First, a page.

Sexual identity and prevalence of alcohol and other drug use among Australians in the general population
International research assessing differences in the prevalence of alcohol and other drug (AOD) use among Lesbian Gay Bisexual and Transgender (LGBTI) and heterosexual populations shows elevated prevalence rates of substance use among LGBTI people. To date no research has been published investigating these differences at a population level among both men and women in Australia.
The authors analysed the 2013 National Drug Strategy Household Survey for differences between gay and bisexual (GB) men and lesbian/gay and bisexual (LGB) women and their heterosexual counterparts in the prevalence of lifetime and past year tobacco and AOD use; age of initiation of tobacco and AOD use; and frequency of alcohol and cannabis use, and history of AOD treatment.
Key findings included:
- Elevated rates of past year cannabis (22.4%), ecstasy (11.8%) and methamphetamine (9.7%) use among GB men compared to heterosexual men (12.4%, 2.9% and 2.5%).
- LGB women also reported elevated rates of past year use (tobacco – 23.7%; cannabis – 24.6%) compared to heterosexual women (10.6% and 7.1%).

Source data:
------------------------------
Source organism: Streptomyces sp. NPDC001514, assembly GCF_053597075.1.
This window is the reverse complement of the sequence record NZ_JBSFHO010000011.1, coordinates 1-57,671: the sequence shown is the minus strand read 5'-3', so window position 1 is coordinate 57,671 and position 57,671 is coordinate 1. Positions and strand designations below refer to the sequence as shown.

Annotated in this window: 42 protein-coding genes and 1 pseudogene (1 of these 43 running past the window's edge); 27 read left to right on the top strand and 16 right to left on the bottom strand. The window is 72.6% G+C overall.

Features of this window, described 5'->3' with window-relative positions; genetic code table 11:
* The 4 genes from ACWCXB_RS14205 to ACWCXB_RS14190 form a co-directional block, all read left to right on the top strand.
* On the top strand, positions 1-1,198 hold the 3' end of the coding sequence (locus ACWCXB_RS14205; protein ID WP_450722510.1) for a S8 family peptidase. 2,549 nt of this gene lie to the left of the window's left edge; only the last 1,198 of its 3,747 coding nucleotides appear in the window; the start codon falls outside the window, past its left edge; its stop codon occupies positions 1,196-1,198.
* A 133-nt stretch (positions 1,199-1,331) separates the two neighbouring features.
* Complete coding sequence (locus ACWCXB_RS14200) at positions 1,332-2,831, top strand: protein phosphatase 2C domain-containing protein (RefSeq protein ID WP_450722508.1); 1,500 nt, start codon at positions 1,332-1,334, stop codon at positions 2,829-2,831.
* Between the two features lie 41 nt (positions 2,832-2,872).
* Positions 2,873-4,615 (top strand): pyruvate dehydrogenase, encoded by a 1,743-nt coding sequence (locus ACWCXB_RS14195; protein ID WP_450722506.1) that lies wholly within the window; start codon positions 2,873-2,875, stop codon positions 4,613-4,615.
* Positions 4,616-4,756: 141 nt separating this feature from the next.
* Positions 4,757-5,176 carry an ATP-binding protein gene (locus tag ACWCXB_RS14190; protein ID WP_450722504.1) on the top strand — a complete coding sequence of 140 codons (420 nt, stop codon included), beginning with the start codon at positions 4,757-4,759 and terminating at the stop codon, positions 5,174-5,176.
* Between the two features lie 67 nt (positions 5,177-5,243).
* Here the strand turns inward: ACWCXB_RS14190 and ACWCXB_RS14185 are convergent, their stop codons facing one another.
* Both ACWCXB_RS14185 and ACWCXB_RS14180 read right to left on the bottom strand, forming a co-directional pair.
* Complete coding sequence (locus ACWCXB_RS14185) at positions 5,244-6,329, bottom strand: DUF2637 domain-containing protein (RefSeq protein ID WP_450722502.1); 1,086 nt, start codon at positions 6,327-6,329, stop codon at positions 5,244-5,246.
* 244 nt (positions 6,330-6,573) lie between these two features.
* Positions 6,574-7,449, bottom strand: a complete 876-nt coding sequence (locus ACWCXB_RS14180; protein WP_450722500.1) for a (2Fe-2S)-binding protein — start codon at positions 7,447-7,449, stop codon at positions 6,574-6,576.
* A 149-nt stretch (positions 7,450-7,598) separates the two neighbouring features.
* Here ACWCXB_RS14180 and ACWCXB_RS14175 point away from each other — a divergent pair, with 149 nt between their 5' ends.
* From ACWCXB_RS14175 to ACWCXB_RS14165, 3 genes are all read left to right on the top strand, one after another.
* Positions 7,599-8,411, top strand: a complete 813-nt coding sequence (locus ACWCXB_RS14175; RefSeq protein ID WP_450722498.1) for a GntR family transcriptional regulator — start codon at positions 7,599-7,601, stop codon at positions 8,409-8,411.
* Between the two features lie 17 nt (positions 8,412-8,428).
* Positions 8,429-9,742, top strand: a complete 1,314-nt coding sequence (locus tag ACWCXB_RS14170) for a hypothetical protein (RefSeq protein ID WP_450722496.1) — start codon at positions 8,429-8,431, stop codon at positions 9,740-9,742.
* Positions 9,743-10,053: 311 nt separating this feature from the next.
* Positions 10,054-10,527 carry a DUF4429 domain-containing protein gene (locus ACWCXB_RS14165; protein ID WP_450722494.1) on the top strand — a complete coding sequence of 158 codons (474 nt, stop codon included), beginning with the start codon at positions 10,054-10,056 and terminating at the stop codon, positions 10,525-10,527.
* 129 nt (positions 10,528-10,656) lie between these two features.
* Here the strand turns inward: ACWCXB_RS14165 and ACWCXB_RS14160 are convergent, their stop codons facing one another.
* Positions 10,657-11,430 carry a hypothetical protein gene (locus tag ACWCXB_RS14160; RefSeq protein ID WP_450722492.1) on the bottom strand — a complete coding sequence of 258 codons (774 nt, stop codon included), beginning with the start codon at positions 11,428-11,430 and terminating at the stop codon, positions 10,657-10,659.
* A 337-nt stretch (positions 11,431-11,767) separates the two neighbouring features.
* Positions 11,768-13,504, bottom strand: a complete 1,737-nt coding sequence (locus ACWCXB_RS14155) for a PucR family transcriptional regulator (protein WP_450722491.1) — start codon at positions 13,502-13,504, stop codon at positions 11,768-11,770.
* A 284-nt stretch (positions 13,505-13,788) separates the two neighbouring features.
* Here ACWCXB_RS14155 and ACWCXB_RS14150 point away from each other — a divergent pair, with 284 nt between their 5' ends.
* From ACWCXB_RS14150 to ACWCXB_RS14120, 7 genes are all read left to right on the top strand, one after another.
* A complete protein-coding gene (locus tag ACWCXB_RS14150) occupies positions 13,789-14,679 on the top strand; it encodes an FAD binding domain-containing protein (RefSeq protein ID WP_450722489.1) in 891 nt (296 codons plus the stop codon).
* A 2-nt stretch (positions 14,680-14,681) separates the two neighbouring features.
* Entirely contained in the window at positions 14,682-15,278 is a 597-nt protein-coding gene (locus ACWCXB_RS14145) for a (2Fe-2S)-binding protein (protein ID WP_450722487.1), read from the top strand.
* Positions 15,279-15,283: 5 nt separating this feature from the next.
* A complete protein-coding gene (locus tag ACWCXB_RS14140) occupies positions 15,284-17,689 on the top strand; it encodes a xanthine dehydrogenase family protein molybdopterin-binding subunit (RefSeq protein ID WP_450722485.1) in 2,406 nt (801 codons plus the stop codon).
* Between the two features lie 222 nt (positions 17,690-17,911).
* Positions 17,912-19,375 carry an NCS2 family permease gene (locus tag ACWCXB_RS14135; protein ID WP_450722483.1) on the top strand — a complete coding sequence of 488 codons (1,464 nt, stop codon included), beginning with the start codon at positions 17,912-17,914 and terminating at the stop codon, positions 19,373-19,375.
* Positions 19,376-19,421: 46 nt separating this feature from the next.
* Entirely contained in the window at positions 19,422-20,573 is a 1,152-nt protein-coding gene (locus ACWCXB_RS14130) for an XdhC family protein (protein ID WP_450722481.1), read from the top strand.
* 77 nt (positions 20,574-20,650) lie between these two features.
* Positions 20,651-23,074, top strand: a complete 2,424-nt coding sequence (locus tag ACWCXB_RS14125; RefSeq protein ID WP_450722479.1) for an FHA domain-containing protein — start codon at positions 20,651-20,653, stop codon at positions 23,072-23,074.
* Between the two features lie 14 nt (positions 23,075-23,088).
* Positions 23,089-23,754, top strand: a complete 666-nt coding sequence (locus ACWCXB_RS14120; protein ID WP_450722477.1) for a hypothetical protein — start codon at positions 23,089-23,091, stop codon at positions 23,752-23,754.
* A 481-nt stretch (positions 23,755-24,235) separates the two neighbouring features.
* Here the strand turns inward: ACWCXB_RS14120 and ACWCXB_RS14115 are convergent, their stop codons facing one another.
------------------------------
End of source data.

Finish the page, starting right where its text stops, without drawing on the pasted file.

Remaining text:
- LGB women initiated tobacco (15.2 years) and alcohol (15.5 years) at an earlier age than heterosexual women (16.6 and 17.7 years)
- LGB women and were significantly more likely to report daily alcohol consumption and weekly or more frequent cannabis use
Implications: There is a need for more responsive and targeted AOD harm reduction and treatment services for LGBTI communities in Australia. Of concern is the elevated risk among LGB women for earlier initiation of substance use, and the development of problematic consumption patterns. Further research, investigating the risk and protective factors for AOD use among LGB women is warranted.